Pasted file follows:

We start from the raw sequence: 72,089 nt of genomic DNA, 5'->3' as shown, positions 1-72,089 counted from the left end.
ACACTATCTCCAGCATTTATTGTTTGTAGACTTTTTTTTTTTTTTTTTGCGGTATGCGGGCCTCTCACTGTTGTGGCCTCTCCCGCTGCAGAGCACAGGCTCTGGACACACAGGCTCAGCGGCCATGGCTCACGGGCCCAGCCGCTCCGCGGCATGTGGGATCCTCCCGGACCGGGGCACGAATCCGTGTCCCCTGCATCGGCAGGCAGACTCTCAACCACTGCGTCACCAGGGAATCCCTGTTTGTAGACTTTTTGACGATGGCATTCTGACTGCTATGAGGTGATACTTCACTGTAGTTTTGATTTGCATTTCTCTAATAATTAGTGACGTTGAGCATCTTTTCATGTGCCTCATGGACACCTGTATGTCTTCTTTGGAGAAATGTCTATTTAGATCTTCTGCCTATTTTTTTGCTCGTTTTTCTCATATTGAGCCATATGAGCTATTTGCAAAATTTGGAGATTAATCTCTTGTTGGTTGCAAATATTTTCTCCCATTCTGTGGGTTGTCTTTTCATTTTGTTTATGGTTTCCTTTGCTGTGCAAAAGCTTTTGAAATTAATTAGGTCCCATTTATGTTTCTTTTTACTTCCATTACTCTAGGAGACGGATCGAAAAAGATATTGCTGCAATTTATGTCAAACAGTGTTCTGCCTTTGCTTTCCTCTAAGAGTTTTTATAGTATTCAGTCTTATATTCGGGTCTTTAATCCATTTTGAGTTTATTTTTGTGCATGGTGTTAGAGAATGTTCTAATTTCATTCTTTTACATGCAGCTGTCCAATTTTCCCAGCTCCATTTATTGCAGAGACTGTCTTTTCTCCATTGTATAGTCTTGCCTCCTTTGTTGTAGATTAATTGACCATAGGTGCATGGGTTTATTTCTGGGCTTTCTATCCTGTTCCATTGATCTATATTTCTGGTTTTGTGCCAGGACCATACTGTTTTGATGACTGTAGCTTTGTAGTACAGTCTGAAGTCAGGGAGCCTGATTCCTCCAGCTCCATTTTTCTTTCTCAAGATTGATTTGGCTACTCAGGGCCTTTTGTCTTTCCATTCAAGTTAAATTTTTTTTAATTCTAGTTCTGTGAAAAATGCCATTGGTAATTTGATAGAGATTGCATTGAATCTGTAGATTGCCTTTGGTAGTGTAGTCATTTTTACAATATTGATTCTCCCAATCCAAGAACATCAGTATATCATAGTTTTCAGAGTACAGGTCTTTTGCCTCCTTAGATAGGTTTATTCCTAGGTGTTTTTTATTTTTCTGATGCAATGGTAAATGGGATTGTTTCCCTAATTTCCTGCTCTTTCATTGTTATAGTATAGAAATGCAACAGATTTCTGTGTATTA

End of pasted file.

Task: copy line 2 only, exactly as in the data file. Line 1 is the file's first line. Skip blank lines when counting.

ACACTATCTCCAGCATTTATTGTTTGTAGACTTTTTTTTTTTTTTTTTGCGGTATGCGGGCCTCTCACTGTTGTGGCCTCTCCCGCTGCAGAGCACAGGCTCTGGACACACAGGCTCAGCGGCCATGGCTCACGGGCCCAGCCGCTCCGCGGCATGTGGGATCCTCCCGGACCGGGGCACGAATCCGTGTCCCCTGCATCGGCAGGCAGACTCTCAACCACTGCGTCACCAGGGAATCCCTGTTTGTAGACTTTTTGACGATGGCATTCTGACTGCTATGAGGTGATACTTCACTGTAGTTTTGATTTGCATTTCTCTAATAATTAGTGACGTTGAGCATCTTTTCATGTGCCTCATGGACACCTGTATGTCTTCTTTGGAGAAATGTCTATTTAGATCTTCTGCCTATTTTTTTGCTCGTTTTTCTCATATTGAGCCATATGAGCTATTTGCAAAATTTGGAGATTAATCTCTTGTTGGTTGCAAATATTTTCTCCCATTCTGTGGGTTGTCTTTTCATTTTGTTTATGGTTTCCTTTGCTGTGCAAAAGCTTTTGAAATTAATTAGGTCCCATTTATGTTTCTTTTTACTTCCATTACTCTAGGAGACGGATCGAAAAAGATATTGCTGCAATTTATGTCAAACAGTGTTCTGCCTTTGCTTTCCTCTAAGAGTTTTTATAGTATTCAGTCTTATATTCGGGTCTTTAATCCATTTTGAGTTTATTTTTGTGCATGGTGTTAGAGAATGTTCTAATTTCATTCTTTTACATGCAGCTGTCCAATTTTCCCAGCTCCATTTATTGCAGAGACTGTCTTTTCTCCATTGTATAGTCTTGCCTCCTTTGTTGTAGATTAATTGACCATAGGTGCATGGGTTTATTTCTGGGCTTTCTATCCTGTTCCATTGATCTATATTTCTGGTTTTGTGCCAGGACCATACTGTTTTGATGACTGTAGCTTTGTAGTACAGTCTGAAGTCAGGGAGCCTGATTCCTCCAGCTCCATTTTTCTTTCTCAAGATTGATTTGGCTACTCAGGGCCTTTTGTCTTTCCATTCAAGTTAAATTTTTTTTAATTCTAGTTCTGTGAAAAATGCCATTGGTAATTTGATAGAGATTGCATTGAATCTGTAGATTGCCTTTGGTAGTGTAGTCATTTTTACAATATTGATTCTCCCAATCCAAGAACATCAGTATATCATAGTTTTCAGAGTACAGGTCTTTTGCCTCCTTAGATAGGTTTATTCCTAGGTGTTTTTTATTTTTCTGATGCAATGGTAAATGGGATTGTTTCCCTAATTTCCTGCTCTTTCATTGTTATAGTATAGAAATGCAACAGATTTCTGTGTATTA